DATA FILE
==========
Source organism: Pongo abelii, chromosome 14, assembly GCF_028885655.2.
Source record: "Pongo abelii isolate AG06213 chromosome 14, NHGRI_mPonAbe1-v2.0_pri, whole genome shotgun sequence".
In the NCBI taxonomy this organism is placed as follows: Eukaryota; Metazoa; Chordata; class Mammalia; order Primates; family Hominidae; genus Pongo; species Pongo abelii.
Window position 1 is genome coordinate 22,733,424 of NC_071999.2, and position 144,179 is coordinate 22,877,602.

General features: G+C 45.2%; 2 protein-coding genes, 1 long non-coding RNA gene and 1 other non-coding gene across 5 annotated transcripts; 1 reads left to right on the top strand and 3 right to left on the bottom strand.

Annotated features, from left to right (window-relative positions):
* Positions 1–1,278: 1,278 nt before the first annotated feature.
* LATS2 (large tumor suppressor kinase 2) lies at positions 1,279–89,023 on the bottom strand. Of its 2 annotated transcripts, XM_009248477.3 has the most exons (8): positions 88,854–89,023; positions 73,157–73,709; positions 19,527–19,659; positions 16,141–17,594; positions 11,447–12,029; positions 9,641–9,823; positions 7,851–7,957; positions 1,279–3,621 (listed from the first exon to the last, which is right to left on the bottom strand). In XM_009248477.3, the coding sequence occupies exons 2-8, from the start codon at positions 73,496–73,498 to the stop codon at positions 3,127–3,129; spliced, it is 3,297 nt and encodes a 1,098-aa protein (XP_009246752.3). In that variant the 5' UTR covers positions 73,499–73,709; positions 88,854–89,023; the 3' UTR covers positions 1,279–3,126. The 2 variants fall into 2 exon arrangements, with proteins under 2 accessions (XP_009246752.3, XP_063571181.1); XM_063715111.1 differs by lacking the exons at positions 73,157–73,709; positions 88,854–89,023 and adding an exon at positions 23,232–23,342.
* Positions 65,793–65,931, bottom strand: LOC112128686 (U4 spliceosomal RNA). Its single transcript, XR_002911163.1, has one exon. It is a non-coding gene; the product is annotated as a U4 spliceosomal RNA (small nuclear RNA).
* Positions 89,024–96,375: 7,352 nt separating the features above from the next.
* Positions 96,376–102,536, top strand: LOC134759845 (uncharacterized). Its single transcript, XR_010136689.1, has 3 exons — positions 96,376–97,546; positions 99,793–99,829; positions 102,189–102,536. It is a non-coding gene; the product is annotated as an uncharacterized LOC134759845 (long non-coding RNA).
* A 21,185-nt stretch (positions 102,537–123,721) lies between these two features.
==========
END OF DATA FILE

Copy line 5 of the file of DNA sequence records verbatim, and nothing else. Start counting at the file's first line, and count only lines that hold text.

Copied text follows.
General features: G+C 45.2%; 2 protein-coding genes, 1 long non-coding RNA gene and 1 other non-coding gene across 5 annotated transcripts; 1 reads left to right on the top strand and 3 right to left on the bottom strand.